Is York on the verge of a property crash?

In my line of work, I have the privilege of speaking with landlords and investors quite frequently and when I discuss with them their intentions to extend their portfolio, the main concern for some of them seem to be around how the market is performing which is understandable.  Some are resistant to reinvesting or refinancing due to the level of economic uncertainty given current events such as Brexit as well as the sheer level of Government intervention in the buy-to-let sector over the last three years.  Coupled with all the increasing levels of media hysteria and York property prices at an all-time high, one question I’ve pondered is are we on the verge of the next property crash?

Let me start by pointing out that I am not a regulated member of the Financial Conduct Authority and would recommend anyone who wishes to get financial advice, speak with an approved Financial Advisor regulated by the FCA.

S&D

Caveats now in place, without turning this article into an Economics lesson, the fundamental driving forces of property prices are seemingly supply and demand, sentiment within the market and availability of finance.  In essence, if you imagine the basic supply and demand graph, with an increasing demand and limited supply, the market will drive up property prices.  Secondly, investors who have seen property prices in York continue to rise significantly will be incentivised to invest to ‘get a piece of the action’ and not miss out.  Lastly, as there is now confidence in the market and as banks also want to maximise their profitability, and as there are more than ever mortgage lenders in the market, there is greater access to lending.  When property prices achieve ‘critical mass’ the market becomes untenable and prices fall rapidly.

With the above information it could be argued that York is on the brink of the next property crash.  However, all may not be as bleak as it appears as studies indicate that property booms and busts are cyclical and can be attributed to the ‘18 Year Property Cycle’.

An Economist, Fred Harrison wrote the book Boom Bust where he noted trends in the price of property over an 18-year period.  As per the graph below, the cycle starts at the end of the crash, exhibits recovery growth, due to some event property prices dip and then grow at an unprecedented rate before the inevitable crash.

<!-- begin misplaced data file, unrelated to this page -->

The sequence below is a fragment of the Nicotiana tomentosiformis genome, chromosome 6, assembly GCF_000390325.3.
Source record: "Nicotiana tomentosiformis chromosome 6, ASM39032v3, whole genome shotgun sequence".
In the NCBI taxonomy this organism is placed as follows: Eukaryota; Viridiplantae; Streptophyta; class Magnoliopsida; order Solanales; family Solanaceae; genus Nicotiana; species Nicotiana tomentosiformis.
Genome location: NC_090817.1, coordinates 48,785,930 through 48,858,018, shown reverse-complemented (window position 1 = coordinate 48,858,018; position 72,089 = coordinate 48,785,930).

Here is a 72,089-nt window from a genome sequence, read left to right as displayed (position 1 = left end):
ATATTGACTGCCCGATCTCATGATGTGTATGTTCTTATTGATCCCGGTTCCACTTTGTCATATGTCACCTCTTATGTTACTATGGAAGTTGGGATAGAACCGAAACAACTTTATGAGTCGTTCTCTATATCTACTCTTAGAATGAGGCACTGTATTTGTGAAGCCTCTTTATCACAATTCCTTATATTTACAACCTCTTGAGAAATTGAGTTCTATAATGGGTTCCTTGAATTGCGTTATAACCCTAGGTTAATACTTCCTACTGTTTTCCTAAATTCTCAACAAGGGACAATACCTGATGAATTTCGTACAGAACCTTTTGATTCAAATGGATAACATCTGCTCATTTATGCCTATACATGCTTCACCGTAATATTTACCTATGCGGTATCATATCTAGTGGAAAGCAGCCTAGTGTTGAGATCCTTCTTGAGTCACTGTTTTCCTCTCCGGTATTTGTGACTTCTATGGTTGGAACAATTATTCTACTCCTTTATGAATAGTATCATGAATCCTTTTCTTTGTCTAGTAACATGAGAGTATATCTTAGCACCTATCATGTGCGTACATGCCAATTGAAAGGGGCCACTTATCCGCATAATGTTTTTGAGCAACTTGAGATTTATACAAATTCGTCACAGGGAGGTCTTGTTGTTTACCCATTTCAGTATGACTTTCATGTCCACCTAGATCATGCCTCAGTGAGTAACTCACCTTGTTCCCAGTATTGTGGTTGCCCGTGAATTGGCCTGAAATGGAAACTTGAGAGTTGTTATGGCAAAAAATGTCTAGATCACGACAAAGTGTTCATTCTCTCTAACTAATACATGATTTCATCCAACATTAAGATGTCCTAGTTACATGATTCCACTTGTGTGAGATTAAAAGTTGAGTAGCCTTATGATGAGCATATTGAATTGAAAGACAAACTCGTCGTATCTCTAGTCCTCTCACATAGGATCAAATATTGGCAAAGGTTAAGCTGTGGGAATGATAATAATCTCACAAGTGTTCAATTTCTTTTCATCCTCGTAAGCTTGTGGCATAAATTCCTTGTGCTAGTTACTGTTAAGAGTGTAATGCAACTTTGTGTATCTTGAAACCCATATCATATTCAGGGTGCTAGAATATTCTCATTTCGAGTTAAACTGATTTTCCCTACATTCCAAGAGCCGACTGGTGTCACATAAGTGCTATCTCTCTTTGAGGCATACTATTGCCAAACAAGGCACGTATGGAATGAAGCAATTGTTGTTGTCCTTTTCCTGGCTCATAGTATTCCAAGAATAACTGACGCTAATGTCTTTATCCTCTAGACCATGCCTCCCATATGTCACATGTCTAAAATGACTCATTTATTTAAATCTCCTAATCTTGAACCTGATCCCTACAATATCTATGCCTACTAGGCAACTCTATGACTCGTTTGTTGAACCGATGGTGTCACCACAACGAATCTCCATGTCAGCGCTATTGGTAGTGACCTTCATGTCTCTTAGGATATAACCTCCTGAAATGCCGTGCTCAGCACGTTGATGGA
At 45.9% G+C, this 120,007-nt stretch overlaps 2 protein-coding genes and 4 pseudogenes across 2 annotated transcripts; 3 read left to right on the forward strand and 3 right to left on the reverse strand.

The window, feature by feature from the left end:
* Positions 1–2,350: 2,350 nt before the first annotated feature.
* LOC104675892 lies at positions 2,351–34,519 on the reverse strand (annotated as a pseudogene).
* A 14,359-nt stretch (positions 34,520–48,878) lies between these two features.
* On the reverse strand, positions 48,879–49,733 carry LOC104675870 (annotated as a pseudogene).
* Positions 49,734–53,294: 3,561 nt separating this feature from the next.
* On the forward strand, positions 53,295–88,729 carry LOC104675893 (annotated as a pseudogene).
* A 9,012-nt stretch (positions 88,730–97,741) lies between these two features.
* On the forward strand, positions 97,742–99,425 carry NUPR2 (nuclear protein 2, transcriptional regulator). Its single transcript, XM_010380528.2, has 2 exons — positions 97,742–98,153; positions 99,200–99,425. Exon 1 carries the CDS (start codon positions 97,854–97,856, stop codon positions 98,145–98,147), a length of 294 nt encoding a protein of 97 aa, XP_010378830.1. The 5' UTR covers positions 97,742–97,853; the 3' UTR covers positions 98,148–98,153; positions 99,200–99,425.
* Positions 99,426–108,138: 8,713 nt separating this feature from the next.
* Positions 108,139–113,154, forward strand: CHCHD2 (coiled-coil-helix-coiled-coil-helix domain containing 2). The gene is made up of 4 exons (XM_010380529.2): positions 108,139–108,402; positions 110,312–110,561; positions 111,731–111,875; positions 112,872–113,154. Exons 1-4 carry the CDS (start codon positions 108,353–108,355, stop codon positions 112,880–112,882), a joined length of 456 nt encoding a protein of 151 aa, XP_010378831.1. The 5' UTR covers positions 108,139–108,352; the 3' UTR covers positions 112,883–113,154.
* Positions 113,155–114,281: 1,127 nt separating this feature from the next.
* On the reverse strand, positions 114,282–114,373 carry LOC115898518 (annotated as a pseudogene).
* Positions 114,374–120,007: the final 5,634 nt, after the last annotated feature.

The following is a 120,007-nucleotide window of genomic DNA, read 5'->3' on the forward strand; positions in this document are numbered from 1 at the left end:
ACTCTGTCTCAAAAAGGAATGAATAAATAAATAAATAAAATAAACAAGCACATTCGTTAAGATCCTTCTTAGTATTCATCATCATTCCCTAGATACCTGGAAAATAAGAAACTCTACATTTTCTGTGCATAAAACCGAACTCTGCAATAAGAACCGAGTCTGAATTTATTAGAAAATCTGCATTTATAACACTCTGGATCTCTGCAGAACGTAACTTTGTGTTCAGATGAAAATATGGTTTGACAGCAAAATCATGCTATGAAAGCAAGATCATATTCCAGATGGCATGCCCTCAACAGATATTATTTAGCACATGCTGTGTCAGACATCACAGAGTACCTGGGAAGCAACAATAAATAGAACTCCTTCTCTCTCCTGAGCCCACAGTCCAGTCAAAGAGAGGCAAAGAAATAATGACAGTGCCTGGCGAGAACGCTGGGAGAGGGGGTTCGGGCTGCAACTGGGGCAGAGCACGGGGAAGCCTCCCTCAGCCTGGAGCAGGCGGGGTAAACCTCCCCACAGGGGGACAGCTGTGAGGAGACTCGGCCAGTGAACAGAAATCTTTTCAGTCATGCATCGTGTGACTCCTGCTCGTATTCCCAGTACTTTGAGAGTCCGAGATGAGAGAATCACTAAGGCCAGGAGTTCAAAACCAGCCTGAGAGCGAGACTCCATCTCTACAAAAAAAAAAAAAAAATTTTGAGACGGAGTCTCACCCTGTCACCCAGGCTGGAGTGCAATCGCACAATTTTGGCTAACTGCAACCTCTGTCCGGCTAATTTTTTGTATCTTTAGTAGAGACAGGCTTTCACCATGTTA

18 year property cycle

In York, prior to the 2008 property crash the last recession believe it or not was 1990 (18 years previously) where property prices had risen on average in the 80’s by 12.3% each quarter. In Q4 1989 prices all of a sudden started to decline (Recession phase) and continued in this downward trajectory until Q2 1993 when the market stabilised (Recovery phase) bearing in mind prices had fallen by 20% in this three-year period.  The York housing market started to recover until Q1 1995 where prices declined on average by on average 0.26% per quarter for the next two years (the Mid-Cycle Dip).  From here York property prices exhibited significant growth over the next 13 years, growing by a staggering 248% (Explosive Phase) until 2008 where the property bubble burst and prices again began the slippery slope downhill (Recession phase).

Property prices in York have since recovered on average at a rate of 1.04% per quarter to date.  So what does this tell us about where we are at now?  Well whilst this isn’t an exact science (due to fluctuations in years etc), there is an argument to say we may be at the mid-cycle dip with the uncertainty of the economic impact Brexit amongst other reasons has caused.  However, if we look at past trends, the exciting part is about to happen.

monopoly photo

Lessons we can learn from historic events are, like investing in the stock exchange, it is nigh on impossible to time the market.  However, the above graph indicates that even at the bottom of a Recession phase, property prices will level off at a higher point to where they were at the beginning of the cycle.  So, whilst we can’t time the market exactly, we can invest in York property for long-term knowing that we can rely on capital growth and that property prices after a recession will inevitably recover and then some.


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